There is again a multicultural component to this Britishness as in opposition Pauline Neville Jone’s review group said ‘we need to rebuild Britishness in ways which… allow us to understand the contributions which all traditions, whether primarily ethnic or national, have made and are making to our collective identity’. While criticising ‘state multiculturalism’, Cameron advocated in the same speech “a…national identity that is open to everyone“. Where Thatcher and Major discussed preserving traditional forms of Britishness, their successors emphasise the inclusivity of its civic and multicultural components. Those currently running Miliband’s policy review and roundtables at the Department for Local Government and Communities on ‘integration’ must look beyond the anti-multiculturalist rhetoric to note how leading politicians endorse the multiculturalist goal of Britishness being more inclusive; as their doing so raises difficult questions.
Such questions include whether politicians are referring to Britain’s identity or people’s British identities, as both are important. The former cultivates pride, loyalty, ambivalence or shame; and the latter are identities shared regardless of differences and are thus a source of commonality that can help, as above, make people feel like a group that can take collective action, forge collective goals and so on. Equally, an understudied relationship exists between Britain’s identity and people’s British identities. Hence debates about ‘being British’ emerged as familiar features of Britain like Empire and Protestantism were disappearing as changes in Britain’s identity seemingly destabilised people’s British identities.
So should those promoting Britishness focus on Britain’s identity, people’s British identities, both or their relationship? Likewise, the political features of civic nationhood cannot exist independent of language, norms and values which are usually those of a dominant cultural group privileged in features of the nation all citizens are supposed to be equal in. When this is minimised and other groups of citizens are also acknowledged in the nation’s political features as in Canada or in India, civic nationhood can be inclusive; but the nation can also be defined by a tradition of accommodating difference, or by a cosmopolitan feature in which ‘the British’ honour their obligations to all humans; hence which inclusive conception of Britishness should be chosen and why? Is it the civic, the multicultural, the cosmopolitan or all three?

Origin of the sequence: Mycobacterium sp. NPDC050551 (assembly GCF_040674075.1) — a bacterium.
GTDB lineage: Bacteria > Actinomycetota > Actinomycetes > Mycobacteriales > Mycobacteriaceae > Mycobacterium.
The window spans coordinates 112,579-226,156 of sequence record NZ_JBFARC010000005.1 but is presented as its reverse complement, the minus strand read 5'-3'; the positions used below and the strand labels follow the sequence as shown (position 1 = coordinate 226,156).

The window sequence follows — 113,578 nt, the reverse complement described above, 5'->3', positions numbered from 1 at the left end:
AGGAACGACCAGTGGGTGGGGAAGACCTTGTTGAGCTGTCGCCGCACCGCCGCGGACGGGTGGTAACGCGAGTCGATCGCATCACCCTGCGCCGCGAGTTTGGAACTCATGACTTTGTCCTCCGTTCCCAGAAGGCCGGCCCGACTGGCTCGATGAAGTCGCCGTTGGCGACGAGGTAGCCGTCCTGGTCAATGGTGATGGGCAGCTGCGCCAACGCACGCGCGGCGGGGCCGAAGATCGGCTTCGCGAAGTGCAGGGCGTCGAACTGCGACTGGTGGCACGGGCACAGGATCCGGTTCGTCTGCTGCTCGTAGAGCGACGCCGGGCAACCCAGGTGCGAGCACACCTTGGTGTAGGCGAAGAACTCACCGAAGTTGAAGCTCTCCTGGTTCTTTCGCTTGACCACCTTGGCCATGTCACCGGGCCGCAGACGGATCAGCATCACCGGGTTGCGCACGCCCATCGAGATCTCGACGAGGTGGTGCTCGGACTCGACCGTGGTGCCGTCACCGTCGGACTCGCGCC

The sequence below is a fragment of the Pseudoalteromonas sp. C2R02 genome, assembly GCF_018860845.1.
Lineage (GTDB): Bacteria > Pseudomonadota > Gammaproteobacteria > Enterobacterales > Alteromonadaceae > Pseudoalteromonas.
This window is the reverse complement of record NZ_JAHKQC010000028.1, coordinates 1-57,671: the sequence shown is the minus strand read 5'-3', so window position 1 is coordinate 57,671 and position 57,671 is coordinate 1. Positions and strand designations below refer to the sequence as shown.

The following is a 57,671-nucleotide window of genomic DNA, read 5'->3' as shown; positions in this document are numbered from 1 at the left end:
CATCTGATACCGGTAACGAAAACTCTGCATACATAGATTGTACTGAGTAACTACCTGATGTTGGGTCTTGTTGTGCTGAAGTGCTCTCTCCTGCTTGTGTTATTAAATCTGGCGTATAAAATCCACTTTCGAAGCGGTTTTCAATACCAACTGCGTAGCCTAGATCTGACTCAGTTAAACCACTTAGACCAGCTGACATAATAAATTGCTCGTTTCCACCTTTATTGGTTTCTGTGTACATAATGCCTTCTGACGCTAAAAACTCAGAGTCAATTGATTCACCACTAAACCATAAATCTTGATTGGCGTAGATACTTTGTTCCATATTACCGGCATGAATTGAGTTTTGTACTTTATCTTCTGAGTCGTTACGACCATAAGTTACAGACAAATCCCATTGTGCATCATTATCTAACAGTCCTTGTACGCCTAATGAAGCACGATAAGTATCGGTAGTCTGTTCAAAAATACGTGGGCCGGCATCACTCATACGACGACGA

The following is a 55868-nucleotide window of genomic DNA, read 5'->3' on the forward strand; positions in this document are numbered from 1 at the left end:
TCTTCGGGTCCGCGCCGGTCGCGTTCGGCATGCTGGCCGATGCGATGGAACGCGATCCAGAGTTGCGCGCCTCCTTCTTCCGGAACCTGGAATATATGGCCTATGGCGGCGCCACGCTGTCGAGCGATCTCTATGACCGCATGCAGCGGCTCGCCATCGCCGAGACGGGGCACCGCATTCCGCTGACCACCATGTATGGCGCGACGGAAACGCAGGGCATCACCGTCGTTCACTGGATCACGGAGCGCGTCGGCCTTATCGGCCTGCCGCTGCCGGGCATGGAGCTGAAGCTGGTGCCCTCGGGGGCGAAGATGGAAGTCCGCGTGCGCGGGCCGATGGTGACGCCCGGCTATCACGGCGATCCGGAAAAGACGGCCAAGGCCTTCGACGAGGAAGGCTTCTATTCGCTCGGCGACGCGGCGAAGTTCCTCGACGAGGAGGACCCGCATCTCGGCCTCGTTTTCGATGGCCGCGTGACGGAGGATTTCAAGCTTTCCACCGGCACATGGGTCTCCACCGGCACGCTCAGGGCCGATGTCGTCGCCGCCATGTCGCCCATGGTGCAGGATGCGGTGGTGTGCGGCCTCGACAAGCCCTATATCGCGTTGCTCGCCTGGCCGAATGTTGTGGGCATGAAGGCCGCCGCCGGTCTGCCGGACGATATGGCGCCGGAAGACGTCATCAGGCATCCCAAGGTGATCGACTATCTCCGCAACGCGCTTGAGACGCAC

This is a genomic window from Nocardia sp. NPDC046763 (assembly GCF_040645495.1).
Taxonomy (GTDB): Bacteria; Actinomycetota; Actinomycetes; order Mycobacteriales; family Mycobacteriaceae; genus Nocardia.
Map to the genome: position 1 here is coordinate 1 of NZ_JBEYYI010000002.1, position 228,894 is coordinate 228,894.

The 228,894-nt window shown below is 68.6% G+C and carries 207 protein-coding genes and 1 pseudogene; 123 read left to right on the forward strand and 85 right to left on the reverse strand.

But to shape Britishness we can also ask should politicians just encourage debate about it or go as far as using the education system; why is the latter acceptable without a consensus from the former and what if people are uninterested in this debate? Indeed, as some sociological studies suggest many are less interested in Britishness than they once were, is this a reason for policy-makers to emphasise Britishness or to eschew doing so? Finally, Westminster politicians have limited influence over Britain’s features outside England and thus control only the English education system. They need the Welsh government, the nationalists governing Scotland and sharing power in Northern Ireland to influence Britain’s identity and people’s British identities outside England; but is this likely? A multiculturalist goal advancing among politicians supports scholars arguing that rumours of multiculturalism’s death in Britain are exaggerated, but this advance also raises questions for politicians like Ed Milliband and David Cameron who discuss Britishness.
The complete article is published in Political Studies, can be read here and its findings were discussed at an ESRC House of Lords Roundtable on the 8 November 2012
This was originally published on the Huffington Post on 8 November, 2012.
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Varun Uberoi is a lecturer in political theory and public policy at Brunel University and has written many scholarly articles on multiculturalism and national identity. He did his doctorate at the University of Oxford where he was also an ESRC Post Doctoral Fellow and Palgrave Macmillan will shortly publish his monograph, Nation-Building Through Multiculturalism.’
Tariq Modood is Director of the University of Bristol Centre for the Study of Ethnicity and Citizenship. His recent publications include Multiculturalism: A Civic Idea, 2nd ed (2013); and as co-editor, Secularism, Religion and Multicultural Citizenship, (2009), Global Migration, Ethnicity and Britishness (2011) and European Multiculturalisms (2012). His website is tariqmodood.com.